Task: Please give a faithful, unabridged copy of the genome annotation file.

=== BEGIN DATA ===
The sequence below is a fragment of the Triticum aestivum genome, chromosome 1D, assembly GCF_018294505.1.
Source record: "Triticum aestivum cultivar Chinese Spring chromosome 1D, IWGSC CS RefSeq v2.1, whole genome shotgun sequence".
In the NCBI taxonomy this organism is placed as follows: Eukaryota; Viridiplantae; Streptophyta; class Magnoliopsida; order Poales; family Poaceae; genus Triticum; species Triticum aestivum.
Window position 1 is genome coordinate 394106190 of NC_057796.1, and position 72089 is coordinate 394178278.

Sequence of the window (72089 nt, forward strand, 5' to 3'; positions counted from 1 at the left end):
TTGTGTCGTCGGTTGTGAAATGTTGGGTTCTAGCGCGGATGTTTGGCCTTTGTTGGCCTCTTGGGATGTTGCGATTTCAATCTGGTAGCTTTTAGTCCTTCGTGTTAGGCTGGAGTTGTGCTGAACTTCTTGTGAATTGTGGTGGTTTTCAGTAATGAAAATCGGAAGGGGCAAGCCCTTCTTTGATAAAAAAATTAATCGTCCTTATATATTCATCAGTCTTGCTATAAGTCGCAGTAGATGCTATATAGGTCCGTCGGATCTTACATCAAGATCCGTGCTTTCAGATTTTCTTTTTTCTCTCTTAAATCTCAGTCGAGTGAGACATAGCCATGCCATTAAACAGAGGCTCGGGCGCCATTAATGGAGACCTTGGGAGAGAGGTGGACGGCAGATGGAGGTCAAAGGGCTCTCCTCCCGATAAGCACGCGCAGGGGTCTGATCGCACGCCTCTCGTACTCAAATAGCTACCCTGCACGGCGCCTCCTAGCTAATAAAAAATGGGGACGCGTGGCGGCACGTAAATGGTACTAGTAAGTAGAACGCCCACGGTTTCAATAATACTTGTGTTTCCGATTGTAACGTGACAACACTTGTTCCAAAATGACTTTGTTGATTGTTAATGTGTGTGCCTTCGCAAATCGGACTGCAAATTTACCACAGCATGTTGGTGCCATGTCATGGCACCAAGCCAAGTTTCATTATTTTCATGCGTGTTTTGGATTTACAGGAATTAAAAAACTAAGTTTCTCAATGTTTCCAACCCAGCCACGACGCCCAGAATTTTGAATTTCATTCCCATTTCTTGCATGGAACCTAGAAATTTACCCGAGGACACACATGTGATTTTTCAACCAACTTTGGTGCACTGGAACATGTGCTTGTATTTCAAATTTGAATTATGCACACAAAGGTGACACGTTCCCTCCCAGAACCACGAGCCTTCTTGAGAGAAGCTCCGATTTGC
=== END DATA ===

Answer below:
The sequence below is a fragment of the Triticum aestivum genome, chromosome 1D, assembly GCF_018294505.1.
Source record: "Triticum aestivum cultivar Chinese Spring chromosome 1D, IWGSC CS RefSeq v2.1, whole genome shotgun sequence".
In the NCBI taxonomy this organism is placed as follows: Eukaryota; Viridiplantae; Streptophyta; class Magnoliopsida; order Poales; family Poaceae; genus Triticum; species Triticum aestivum.
Window position 1 is genome coordinate 394106190 of NC_057796.1, and position 72089 is coordinate 394178278.

Sequence of the window (72089 nt, forward strand, 5' to 3'; positions counted from 1 at the left end):
TTGTGTCGTCGGTTGTGAAATGTTGGGTTCTAGCGCGGATGTTTGGCCTTTGTTGGCCTCTTGGGATGTTGCGATTTCAATCTGGTAGCTTTTAGTCCTTCGTGTTAGGCTGGAGTTGTGCTGAACTTCTTGTGAATTGTGGTGGTTTTCAGTAATGAAAATCGGAAGGGGCAAGCCCTTCTTTGATAAAAAAATTAATCGTCCTTATATATTCATCAGTCTTGCTATAAGTCGCAGTAGATGCTATATAGGTCCGTCGGATCTTACATCAAGATCCGTGCTTTCAGATTTTCTTTTTTCTCTCTTAAATCTCAGTCGAGTGAGACATAGCCATGCCATTAAACAGAGGCTCGGGCGCCATTAATGGAGACCTTGGGAGAGAGGTGGACGGCAGATGGAGGTCAAAGGGCTCTCCTCCCGATAAGCACGCGCAGGGGTCTGATCGCACGCCTCTCGTACTCAAATAGCTACCCTGCACGGCGCCTCCTAGCTAATAAAAAATGGGGACGCGTGGCGGCACGTAAATGGTACTAGTAAGTAGAACGCCCACGGTTTCAATAATACTTGTGTTTCCGATTGTAACGTGACAACACTTGTTCCAAAATGACTTTGTTGATTGTTAATGTGTGTGCCTTCGCAAATCGGACTGCAAATTTACCACAGCATGTTGGTGCCATGTCATGGCACCAAGCCAAGTTTCATTATTTTCATGCGTGTTTTGGATTTACAGGAATTAAAAAACTAAGTTTCTCAATGTTTCCAACCCAGCCACGACGCCCAGAATTTTGAATTTCATTCCCATTTCTTGCATGGAACCTAGAAATTTACCCGAGGACACACATGTGATTTTTCAACCAACTTTGGTGCACTGGAACATGTGCTTGTATTTCAAATTTGAATTATGCACACAAAGGTGACACGTTCCCTCCCAGAACCACGAGCCTTCTTGAGAGAAGCTCCGATTTGC